Greater East Asia Co-prosperity Sphere

Japanese propaganda poster

Japan Focus (2008-3-10). Fair use may apply.

Japanese propaganda claimed that the Japanese were the liberators of Asia from Western colonialism. While the appalling conduct of the Japanese Army in China and elsewhere put the lie to this claim, there were significant numbers of Asians who were willing to take seriously the Greater East Asia Co-prosperity Sphere (Daitoa Kyoeiken). As a result, the Japanese were able to establish collaborationist governments in most of the conquered territories.

Origins of the concept. The notion and terminology went back at least as far as 1 August 1940, when Matsuoka Yosuke, the Japanese Foreign Minister, declared that Japan's policy was to establish a Greater East Asia Co-prosperity Sphere that would include French Indochina and the Netherlands East Indies. On 24 January 1941, Prince Konoye, the Japanese Prime Minister, stated that:

I am convinced that the firm establishment of a Mutual Prosperity Sphere in Greater East Asia is absolutely essential to the continued existence of this country.

The Yomiuri, a prominent Japanese newspaper, stated that:

Japan must remove all elements in East Asia which will interfered with its plans. Britain, the United States, France and the Netherlands must be forced out of the Far East. Asia is the territory of the Asiatics...

On 27 January 1941 Matsuoka gave a speech in which he said:

The Co-Prosperity Sphere in the Far East is based on the spirit of Hakko Ichiu, or the Eight Corners of the Universe under One Roof.... We must control the western Pacific.... We must request United States reconsideration, not only for the sake of Japan but for the world's sake. And if this request is not heard, there is no hope for Japanese-American relations.

(All quotes from Prange 1981.)

Central to the concept of the Co-Prosperity Sphere was that it would be an economically self-sufficient yen block. With Japan in control of sufficient resources to feed her population and provide for all her military requirements, she would thereafter have considerable freedom of action, freed from Western interference with whatever policies she chose to pursue.

While some Japanese pan-Asians, such as the diplomat Shigemitsu Mamoru, Foreign Minister Togo Shigenori, and possibly even Prime Minister Tojo Hideki, were sincere in their motives, most Japanese leaders believed the Japanese were racially superior to other Asians, and they viewed the Greater East Asia Co-prosperity Sphere as simply a euphemism for the Japanese Empire. This became increasingly clear as the war turned against the Japanese and the Japanese, in turn, began making greater demands upon the resources of the conquered areas. By the time the war ended, "Greater East Asia Co-prosperity Sphere" had become a pejorative throughout Asia, and even the most ardent Asian nationalists, such as those in the Netherlands East Indies, had turned against the Japanese. Thus Japan in Asia, like Germany in Russia, squandered a valuable political opportunity because it contradicted a defining racist ideology.

Military occupation. The tone of the Japanese occupation of southeast Asia was set even before war broke out in the Pacific. At a liaison conference on 20 November 1941, Army chief of staff Sugiyama Gen gave his support to an Army policy document calling for military government of all occupied territories in southeast Asia, overriding the objections of Foreign Minister Togo:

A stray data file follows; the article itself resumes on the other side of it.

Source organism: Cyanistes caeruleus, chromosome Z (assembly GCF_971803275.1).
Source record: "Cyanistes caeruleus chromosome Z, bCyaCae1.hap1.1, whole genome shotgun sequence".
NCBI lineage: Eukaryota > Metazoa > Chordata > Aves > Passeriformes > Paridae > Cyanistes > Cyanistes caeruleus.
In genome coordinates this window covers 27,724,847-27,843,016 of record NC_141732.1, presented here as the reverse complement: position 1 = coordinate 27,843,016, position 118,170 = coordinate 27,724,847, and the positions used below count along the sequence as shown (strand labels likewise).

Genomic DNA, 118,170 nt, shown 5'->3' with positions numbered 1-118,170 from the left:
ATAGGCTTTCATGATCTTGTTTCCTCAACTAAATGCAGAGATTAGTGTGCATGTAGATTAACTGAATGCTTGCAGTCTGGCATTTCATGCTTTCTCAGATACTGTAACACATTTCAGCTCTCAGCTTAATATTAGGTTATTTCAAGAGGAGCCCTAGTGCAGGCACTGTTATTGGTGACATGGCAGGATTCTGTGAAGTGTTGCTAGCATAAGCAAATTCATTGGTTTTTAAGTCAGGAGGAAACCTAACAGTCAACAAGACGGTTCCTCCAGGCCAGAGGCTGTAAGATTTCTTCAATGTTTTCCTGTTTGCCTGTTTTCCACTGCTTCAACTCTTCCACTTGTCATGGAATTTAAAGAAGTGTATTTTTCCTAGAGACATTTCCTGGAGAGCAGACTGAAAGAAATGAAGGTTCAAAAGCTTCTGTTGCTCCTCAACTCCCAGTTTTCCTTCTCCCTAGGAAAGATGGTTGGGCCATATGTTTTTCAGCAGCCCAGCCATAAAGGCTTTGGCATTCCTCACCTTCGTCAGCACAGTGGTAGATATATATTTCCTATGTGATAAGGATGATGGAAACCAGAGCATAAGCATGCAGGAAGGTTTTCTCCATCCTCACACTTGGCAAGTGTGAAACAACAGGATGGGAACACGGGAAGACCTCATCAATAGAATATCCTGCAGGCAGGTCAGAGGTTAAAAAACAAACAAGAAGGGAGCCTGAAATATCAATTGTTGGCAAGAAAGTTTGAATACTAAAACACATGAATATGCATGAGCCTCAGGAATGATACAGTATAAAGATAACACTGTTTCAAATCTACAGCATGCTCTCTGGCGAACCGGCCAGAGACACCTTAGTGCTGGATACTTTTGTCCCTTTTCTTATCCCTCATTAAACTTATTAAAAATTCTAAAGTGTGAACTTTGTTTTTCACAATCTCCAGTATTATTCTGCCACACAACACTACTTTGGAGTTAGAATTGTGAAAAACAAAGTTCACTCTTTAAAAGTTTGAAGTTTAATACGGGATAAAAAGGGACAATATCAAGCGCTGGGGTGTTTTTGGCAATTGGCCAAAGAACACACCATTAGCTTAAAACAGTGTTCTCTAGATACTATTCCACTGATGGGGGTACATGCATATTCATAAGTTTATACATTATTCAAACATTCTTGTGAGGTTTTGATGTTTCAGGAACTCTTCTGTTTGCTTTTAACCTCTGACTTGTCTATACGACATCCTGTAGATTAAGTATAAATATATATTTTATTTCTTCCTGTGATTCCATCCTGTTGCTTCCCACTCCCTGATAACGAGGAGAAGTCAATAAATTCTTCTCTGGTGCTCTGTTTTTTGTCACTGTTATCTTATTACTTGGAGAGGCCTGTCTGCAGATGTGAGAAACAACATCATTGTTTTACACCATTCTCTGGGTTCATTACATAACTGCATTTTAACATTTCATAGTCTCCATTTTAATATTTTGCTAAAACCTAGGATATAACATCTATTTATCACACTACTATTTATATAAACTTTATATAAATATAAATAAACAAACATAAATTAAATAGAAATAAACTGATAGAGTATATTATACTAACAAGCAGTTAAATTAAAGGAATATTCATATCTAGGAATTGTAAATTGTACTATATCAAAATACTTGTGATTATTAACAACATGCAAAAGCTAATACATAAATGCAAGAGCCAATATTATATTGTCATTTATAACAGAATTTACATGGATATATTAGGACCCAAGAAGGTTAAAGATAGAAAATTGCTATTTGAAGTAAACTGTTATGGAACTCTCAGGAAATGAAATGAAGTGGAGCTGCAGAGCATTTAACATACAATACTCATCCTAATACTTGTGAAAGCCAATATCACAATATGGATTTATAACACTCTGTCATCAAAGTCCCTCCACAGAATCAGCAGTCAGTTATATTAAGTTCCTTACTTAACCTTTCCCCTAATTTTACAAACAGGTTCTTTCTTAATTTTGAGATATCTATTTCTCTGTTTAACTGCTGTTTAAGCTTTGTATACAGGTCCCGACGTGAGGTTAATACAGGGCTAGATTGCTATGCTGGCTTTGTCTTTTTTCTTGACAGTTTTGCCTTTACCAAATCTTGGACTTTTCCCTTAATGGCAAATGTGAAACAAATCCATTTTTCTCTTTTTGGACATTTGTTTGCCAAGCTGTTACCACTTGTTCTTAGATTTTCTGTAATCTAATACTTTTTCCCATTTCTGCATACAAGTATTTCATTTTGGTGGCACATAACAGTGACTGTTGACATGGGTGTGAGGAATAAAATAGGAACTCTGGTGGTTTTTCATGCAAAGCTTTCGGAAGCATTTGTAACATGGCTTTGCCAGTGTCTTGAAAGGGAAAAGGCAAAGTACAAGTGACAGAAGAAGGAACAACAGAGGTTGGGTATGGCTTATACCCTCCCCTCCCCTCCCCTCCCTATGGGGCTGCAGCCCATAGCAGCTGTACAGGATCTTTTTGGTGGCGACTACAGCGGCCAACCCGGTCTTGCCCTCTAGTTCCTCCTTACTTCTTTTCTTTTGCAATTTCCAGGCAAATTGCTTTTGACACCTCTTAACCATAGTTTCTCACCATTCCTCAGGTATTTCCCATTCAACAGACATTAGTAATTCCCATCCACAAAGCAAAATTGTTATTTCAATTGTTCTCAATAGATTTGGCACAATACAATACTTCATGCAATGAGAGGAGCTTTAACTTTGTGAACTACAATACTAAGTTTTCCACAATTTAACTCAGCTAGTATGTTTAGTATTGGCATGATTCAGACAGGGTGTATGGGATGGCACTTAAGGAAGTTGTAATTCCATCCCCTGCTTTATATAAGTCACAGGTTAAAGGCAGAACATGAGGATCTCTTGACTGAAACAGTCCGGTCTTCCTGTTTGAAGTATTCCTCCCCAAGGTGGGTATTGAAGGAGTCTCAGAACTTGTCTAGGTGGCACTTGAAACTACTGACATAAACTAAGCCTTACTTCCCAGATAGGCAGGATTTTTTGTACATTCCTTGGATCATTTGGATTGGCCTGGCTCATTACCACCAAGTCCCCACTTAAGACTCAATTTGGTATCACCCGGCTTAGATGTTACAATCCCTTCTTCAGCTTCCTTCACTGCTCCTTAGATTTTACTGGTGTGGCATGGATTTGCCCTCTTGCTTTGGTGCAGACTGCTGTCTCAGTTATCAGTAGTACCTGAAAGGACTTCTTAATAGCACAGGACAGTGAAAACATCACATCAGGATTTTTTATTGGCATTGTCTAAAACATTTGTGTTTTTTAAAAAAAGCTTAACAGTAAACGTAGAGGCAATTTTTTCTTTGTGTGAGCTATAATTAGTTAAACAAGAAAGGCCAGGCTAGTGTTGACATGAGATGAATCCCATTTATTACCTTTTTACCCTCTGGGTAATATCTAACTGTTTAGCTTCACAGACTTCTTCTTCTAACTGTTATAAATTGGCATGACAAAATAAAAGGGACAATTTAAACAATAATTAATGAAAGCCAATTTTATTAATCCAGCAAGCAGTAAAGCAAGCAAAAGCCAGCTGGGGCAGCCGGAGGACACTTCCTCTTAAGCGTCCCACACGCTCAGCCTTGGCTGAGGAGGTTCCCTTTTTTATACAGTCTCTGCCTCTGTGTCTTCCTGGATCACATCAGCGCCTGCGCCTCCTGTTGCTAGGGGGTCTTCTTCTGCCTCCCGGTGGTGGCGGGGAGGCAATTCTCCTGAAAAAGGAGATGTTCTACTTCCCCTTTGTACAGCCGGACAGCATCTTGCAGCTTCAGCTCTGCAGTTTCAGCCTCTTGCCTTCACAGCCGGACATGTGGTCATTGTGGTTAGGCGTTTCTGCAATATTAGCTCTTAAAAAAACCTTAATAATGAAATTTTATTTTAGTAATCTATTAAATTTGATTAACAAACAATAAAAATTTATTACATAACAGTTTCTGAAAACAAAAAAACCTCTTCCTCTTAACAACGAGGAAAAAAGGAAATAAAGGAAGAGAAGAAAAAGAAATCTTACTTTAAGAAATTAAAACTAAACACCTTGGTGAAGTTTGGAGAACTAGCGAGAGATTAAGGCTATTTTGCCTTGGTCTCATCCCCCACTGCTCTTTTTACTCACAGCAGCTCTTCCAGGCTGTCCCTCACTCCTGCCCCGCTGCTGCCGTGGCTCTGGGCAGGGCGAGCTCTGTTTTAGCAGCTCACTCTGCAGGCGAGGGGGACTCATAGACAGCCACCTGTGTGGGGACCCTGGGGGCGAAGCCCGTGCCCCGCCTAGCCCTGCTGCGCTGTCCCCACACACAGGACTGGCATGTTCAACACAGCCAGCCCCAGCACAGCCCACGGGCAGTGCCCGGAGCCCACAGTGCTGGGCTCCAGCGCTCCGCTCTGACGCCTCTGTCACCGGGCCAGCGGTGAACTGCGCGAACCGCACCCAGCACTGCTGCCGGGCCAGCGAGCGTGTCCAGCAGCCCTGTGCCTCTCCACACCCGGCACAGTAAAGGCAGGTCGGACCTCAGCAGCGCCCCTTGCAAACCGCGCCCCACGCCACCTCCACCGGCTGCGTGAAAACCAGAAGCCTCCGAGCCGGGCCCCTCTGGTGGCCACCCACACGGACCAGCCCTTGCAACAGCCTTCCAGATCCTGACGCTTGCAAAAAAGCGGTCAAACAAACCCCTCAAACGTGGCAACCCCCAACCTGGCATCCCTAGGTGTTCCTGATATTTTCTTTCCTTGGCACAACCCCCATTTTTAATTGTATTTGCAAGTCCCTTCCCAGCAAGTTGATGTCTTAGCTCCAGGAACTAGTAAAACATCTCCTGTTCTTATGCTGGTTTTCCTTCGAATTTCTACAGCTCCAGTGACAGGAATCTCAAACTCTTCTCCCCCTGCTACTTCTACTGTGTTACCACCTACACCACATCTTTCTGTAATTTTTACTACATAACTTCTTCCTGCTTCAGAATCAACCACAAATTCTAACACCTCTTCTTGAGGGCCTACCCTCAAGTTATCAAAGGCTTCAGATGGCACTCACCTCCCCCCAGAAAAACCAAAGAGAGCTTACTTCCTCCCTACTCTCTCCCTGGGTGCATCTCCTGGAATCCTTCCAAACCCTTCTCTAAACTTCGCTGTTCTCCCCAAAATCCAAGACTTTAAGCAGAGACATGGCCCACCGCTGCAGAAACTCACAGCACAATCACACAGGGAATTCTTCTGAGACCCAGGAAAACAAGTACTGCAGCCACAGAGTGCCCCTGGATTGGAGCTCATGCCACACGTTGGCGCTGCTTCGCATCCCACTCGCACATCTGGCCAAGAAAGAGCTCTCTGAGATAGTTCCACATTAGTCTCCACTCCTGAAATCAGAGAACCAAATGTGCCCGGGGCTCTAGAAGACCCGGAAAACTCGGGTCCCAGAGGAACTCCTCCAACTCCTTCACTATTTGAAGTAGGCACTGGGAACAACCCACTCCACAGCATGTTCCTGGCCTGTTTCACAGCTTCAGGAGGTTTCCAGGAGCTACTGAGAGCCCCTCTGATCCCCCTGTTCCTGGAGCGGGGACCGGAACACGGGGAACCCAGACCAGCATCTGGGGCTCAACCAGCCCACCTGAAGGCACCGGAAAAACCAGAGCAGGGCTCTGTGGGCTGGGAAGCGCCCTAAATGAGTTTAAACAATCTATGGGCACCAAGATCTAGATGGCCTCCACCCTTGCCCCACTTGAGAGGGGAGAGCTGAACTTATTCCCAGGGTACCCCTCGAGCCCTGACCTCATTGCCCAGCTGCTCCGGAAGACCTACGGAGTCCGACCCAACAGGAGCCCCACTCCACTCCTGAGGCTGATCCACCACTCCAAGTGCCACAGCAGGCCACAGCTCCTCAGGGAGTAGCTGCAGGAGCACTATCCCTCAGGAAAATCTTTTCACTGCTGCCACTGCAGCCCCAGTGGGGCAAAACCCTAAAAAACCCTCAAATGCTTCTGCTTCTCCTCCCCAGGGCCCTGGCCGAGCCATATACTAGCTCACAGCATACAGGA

Economic hardships imposed upon civil livelihood as a result of acquisition of resources vital to the national defense and for the self-sufficiency the occupation troops must be endured, and pacification measures against the natives shall stop at a point consistent with these objectives.... Native inhabitants shall be so guided as to induce a sense of trust in the Imperial forces and premature encouragement of native independence movements shall be avoided.

Also revealing is the "Land Disposal Plan in the Greater East Asia Co-Prosperity Sphere" prepared by the War Ministry in December 1941. Since Tojo was known to keep a very tight control on his ministry, this document provides some of our best clues on Tojo's vision of the postwar world. The document clearly presupposes a total Axis victory in Europe and the Pacific. The list of territories to come under direct Japanese administration was a long one: A Government General of Formosa would control Hong Kong, the Philippines, Macao, and Hainan. A South Seas Government Office would take control of Guam, Nauru, Ocean Island, Wake, and the Gilberts. A Melanesian Region Government-General would control eastern New Guinea, the Bismarck Archipelago, the Solomons, Santa Cruz, Ellices, Fiji, New Hebrides, and New Caledonia. An Eastern Pacific Government-General would control Hawaii and its outlying islands, the Phoenix Islands, Marquesas, Tuamotu, Society Islands, and Tonga. Australian and New Zealand Governments-General would control those respective territories, while a Ceylon Government-General would also control the southern third of India. Finally, an Alaska Government-General would control Alaska, the Yukon, British Columbia, Alberta, and the state of Washington, while a Government-General of Central America would take in all of Central America south of Mexico and a good share of northwestern South American and the Caribbean.